Social media posts claim to have found evidence of fraud in the US midterm elections, pointing to trucks transporting absentee ballots in Arizona to a company that performs signature verification. This is misleading; mail-in votes are sent to Runbeck Election Services -- where bipartisan observers are present -- as a routine part of the counting process, according to officials and the company.
"FIX IS IN: Arizona Ballots Make Stop at Runbeck Printing Company to Scan Ballot Envelopes Before They Are Sent to County - WITH NO OBSERVERS," says the headline of a November 12, 2022 article from the Gateway Pundit, a website that AFP has fact-checked numerous times.
Ben Bergquam, a commentator at the conservative media network Real America's Voice, made similar insinuations in a November 11, 2022 tweet with more than 20,000 likes.
"More of the Penske trucks at the Maricopa County elections office. Almost like history repeating itself from 2020! Is it in confidence or corruptions?" he said.
Screenshot of a Gateway Pundit article taken November 14, 2022
Screenshot of a tweet taken November 14, 2022
Democrats won the hard-fought US Senate and governor's races in Arizona, but technical difficulties reported in Maricopa County on November 8 pushed the state to the center of false fraud claims -- many of which echo baseless conspiracy theories from the 2020 presidential election.
Kelli Ward, chairwoman of the Arizona Republican Party, was among those questioning on Twitter why the Maricopa County Elections Department was using Penske rental trucks.
On November 12, the department responded: "Trucks driven by bipartisan staff transport sealed envelope packets to Runbeck for signature imaging in preparation for signature verification, which is performed back at the election center."
Trucks driven by bipartisan staff transport sealed envelope packets to Runbeck for signature imaging in preparation for signature verification, which is performed back at the election center.☀️
— Maricopa County (@maricopacounty) November 12, 2022
Megan Gilbertson, a Maricopa County Elections Department spokeswoman, confirmed that to AFP.
Runbeck Election Services, headquartered in Phoenix, is Maricopa County's printing vendor. The company also conducts an inbound scan of affidavit envelopes to verify signatures before sorting ballots for election officials to review.
The process is outlined in the county's 2022 Elections Plan:
"As early ballots are returned by mail, a two-member bipartisan team from the Elections Department pick-up the mail and deliver it in hand-documented batches to Runbeck. The transfer is documented using a chain-of-custody transfer slip that is signed by both Elections Department staff and Runbeck staff."
A Runbeck spokeswoman said the firm's facility "does not open ballot envelopes and does not capture the image of any voted ballots."
Instead, Runbeck's equipment "captures images of the unopened returned envelopes for Maricopa County only, which they use for audit and signature verification," she said, adding that the transportation of these ballots occurs regularly and continues after Election Day. This makes signature verification faster.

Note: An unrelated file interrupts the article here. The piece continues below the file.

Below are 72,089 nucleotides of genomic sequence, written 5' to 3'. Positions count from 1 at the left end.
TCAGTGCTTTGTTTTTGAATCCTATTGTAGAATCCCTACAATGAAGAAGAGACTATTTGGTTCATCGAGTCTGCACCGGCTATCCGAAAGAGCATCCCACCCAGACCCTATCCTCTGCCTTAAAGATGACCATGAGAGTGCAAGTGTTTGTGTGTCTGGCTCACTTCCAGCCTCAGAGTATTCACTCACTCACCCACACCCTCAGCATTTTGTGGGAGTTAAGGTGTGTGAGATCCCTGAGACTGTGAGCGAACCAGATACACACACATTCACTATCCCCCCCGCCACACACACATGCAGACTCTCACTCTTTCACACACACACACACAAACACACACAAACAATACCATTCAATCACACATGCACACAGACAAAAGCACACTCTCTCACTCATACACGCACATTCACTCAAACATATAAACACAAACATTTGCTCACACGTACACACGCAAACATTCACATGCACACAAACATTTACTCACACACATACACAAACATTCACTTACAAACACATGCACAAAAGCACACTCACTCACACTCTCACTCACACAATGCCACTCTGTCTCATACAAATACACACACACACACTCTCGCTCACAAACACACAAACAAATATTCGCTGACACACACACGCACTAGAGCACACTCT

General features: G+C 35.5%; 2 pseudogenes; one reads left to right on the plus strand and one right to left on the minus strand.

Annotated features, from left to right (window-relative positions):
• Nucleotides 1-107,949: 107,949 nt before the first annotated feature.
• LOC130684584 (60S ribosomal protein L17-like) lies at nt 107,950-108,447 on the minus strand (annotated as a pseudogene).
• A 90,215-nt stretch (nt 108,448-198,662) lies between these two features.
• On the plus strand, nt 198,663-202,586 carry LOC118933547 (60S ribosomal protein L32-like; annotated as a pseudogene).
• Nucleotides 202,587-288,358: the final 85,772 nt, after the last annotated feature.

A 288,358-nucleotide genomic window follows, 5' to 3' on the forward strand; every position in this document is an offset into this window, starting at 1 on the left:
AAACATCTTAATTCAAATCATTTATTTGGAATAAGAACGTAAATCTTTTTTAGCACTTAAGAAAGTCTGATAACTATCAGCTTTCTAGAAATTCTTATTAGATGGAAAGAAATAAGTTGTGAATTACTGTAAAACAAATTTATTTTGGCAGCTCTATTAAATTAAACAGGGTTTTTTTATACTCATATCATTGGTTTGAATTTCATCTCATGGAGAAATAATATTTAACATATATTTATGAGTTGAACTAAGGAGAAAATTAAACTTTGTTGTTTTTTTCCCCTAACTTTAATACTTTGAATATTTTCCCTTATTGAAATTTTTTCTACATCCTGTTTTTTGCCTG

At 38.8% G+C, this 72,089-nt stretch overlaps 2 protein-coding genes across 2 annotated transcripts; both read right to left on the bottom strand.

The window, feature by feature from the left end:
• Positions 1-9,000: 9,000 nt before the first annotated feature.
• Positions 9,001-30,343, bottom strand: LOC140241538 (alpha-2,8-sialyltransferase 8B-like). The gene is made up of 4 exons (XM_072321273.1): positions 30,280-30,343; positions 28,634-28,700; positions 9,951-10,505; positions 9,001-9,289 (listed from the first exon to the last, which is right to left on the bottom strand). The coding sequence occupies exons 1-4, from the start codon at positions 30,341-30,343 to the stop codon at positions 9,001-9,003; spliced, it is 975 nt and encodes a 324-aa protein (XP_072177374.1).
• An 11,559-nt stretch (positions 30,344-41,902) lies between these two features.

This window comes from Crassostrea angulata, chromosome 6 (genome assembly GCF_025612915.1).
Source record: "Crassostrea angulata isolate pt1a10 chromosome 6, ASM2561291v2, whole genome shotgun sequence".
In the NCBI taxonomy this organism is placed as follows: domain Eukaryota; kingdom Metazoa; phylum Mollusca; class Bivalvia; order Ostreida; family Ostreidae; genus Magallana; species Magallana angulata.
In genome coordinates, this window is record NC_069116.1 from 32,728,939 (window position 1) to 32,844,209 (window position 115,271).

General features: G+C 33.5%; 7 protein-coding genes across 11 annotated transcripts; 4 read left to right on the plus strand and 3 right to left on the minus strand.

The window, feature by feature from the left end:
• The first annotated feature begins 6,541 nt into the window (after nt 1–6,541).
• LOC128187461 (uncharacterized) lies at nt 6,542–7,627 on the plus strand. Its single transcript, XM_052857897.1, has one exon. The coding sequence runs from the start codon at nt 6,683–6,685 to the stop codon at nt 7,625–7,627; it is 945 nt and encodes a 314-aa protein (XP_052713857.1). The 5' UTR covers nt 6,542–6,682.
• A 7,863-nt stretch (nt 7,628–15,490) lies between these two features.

"Early ballots returned to Maricopa County Elections before the voting deadline are transported by bipartisan Maricopa County elections staff to Runbeck Election Services," the spokeswoman said. "Once unopened early ballot envelopes are scanned and appropriately sorted, bipartisan Maricopa County elections staff pick up the sealed envelopes for further processing and tabulation at Maricopa County’s election facility."
The Maricopa County GOP confirmed on Twitter that Runbeck hosted observers at its facility.
Repeating! There were Republican Observers at RUNBECK on Election Night and the next day when ballots were being sent there for scanning! https://t.co/MyBTJxfDTO
— Maricopa County GOP (@MaricopaGOP) November 14, 2022
Process not evidence of fraud
Pam Smith, president of Verified Voting, a non-partisan group that promotes the responsible use of technology in elections, told AFP there is "nothing inherently malign in the county using a contractor to provide some of these services."
"Many jurisdictions use trucks rented for the purpose, rather than attempt to maintain a fleet of infrequently used vehicles," she said.
Sarah Brannon, a managing attorney for the American Civil Liberties Union’s Voting Rights Project, agreed.
"It creates efficiencies and, in fact, it creates accuracy, which is why many states in the country have moved to this process," she said.
As for supposed election fraud, the US Cybersecurity and Infrastructure Security Agency said in a November 9 statement: "We have seen no evidence that any voting system deleted or lost votes, changed votes, or was any way compromised in any race in the country."
AFP has fact-checked other false and misleading claims about the midterms here.